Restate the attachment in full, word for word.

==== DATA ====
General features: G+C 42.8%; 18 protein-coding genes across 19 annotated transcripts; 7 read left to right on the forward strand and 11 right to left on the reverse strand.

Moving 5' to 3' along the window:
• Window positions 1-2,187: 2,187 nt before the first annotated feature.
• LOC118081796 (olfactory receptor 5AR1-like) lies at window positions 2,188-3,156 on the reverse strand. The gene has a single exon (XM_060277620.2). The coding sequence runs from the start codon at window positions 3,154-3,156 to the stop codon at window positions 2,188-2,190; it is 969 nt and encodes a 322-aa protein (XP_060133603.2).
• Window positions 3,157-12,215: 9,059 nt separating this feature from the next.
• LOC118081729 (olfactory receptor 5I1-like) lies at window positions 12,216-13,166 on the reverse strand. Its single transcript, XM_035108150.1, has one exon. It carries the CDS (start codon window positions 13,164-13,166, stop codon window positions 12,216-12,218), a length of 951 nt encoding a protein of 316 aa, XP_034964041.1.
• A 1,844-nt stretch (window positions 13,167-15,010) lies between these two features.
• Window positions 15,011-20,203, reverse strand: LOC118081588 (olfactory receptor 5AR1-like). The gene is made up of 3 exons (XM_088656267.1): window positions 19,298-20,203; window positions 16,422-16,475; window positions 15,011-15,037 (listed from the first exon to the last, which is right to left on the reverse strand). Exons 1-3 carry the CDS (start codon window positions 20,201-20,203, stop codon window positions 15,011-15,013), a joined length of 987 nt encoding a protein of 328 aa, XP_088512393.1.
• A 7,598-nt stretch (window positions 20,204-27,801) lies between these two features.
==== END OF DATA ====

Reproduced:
General features: G+C 42.8%; 18 protein-coding genes across 19 annotated transcripts; 7 read left to right on the forward strand and 11 right to left on the reverse strand.

Moving 5' to 3' along the window:
• Window positions 1-2,187: 2,187 nt before the first annotated feature.
• LOC118081796 (olfactory receptor 5AR1-like) lies at window positions 2,188-3,156 on the reverse strand. The gene has a single exon (XM_060277620.2). The coding sequence runs from the start codon at window positions 3,154-3,156 to the stop codon at window positions 2,188-2,190; it is 969 nt and encodes a 322-aa protein (XP_060133603.2).
• Window positions 3,157-12,215: 9,059 nt separating this feature from the next.
• LOC118081729 (olfactory receptor 5I1-like) lies at window positions 12,216-13,166 on the reverse strand. Its single transcript, XM_035108150.1, has one exon. It carries the CDS (start codon window positions 13,164-13,166, stop codon window positions 12,216-12,218), a length of 951 nt encoding a protein of 316 aa, XP_034964041.1.
• A 1,844-nt stretch (window positions 13,167-15,010) lies between these two features.
• Window positions 15,011-20,203, reverse strand: LOC118081588 (olfactory receptor 5AR1-like). The gene is made up of 3 exons (XM_088656267.1): window positions 19,298-20,203; window positions 16,422-16,475; window positions 15,011-15,037 (listed from the first exon to the last, which is right to left on the reverse strand). Exons 1-3 carry the CDS (start codon window positions 20,201-20,203, stop codon window positions 15,011-15,013), a joined length of 987 nt encoding a protein of 328 aa, XP_088512393.1.
• A 7,598-nt stretch (window positions 20,204-27,801) lies between these two features.